There are other, less common infectious diseases that affect horses in the United States for which there may be vaccines available, but the cost/ benefit of their use may be questionable. An example of this is Potomac Horse Fever, a rare disease in our area. This disease can cause life-threatening diarrhea in horses. It is a difficult disease to diagnose the disease definitively. The vaccine is of questionable effectiveness. For these reasons we do not recommend routine vaccination for this disease in our area. However, in the Northeast where the disease is more common, the cost/benefit is different and the vaccine is used more.
VACCINES – IMPORTANT POINTS TO CONSIDER
Vaccines are not all created equal and are constantly being improved. Your equine veterinarian should be current on new vaccine development and can help you select the best vaccine for your needs.
Vaccines have historically been created by preparation of all or part of the infectious agent, either killed, or inactivated and alive, mixed with a delivery liquid called an adjuvant. The agent (or part of an agent) in a vaccine agent stimulates the immune system to produce antibodies against the disease. Antibodies are infection fighting proteins which bind to a specific agent and help destroy it. Some new vaccines take advantage of great advances in our understanding of the immune system and genetic engineering. These products may contain only a small, key part of the organism or its genetic code but still promote excellent immunity. They tend to be more effective and safer than older vaccines. New delivery approaches target key organ systems more directly and so may produce better immunity; Examples include the newer intranasal vaccines.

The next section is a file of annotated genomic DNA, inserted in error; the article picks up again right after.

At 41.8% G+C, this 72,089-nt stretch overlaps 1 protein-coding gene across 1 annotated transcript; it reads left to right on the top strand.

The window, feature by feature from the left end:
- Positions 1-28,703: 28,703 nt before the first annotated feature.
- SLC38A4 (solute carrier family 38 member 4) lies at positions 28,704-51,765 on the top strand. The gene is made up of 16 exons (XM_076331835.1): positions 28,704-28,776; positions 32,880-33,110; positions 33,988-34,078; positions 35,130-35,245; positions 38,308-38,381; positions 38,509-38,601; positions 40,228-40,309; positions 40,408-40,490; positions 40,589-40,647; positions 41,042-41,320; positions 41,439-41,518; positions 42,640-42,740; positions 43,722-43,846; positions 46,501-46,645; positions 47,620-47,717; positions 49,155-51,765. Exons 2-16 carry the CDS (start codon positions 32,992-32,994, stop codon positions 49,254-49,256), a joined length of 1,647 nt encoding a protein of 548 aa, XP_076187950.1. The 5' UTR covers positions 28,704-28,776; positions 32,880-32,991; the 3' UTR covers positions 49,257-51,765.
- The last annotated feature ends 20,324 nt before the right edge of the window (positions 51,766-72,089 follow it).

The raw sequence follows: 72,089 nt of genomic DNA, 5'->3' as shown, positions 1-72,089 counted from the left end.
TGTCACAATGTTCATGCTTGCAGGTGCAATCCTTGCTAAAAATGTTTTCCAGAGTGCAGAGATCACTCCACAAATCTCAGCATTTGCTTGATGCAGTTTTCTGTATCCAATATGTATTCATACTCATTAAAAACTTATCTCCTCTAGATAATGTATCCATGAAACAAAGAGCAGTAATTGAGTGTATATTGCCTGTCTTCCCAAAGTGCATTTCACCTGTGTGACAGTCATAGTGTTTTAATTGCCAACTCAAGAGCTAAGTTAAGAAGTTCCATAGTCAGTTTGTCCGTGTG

ALTERNATIVE APPROACHES & THE CHOICE NOT TO VACCINATE
There is currently debate in the horse community (and beyond) over how much vaccination is necessary. There is some suggestion that holistic means are sufficient to prevent infectious disease and that vaccination is not necessary. Current research and experience supports core vaccination as critical to good horse health care. Ask your veterinarian before you rely exclusively on alternative approaches. While we cannot rule out that some holistic or natural agents may be helpful, there is very little known at this time about their true effects. The best policy for now is not to take a chance. We are lucky to have highly effective and safe vaccines which have been proven to safely reduce your horse’s chances of succumbing to serious disease. Let your veterinarian help meld your own philosophies on equine health care with their latest research.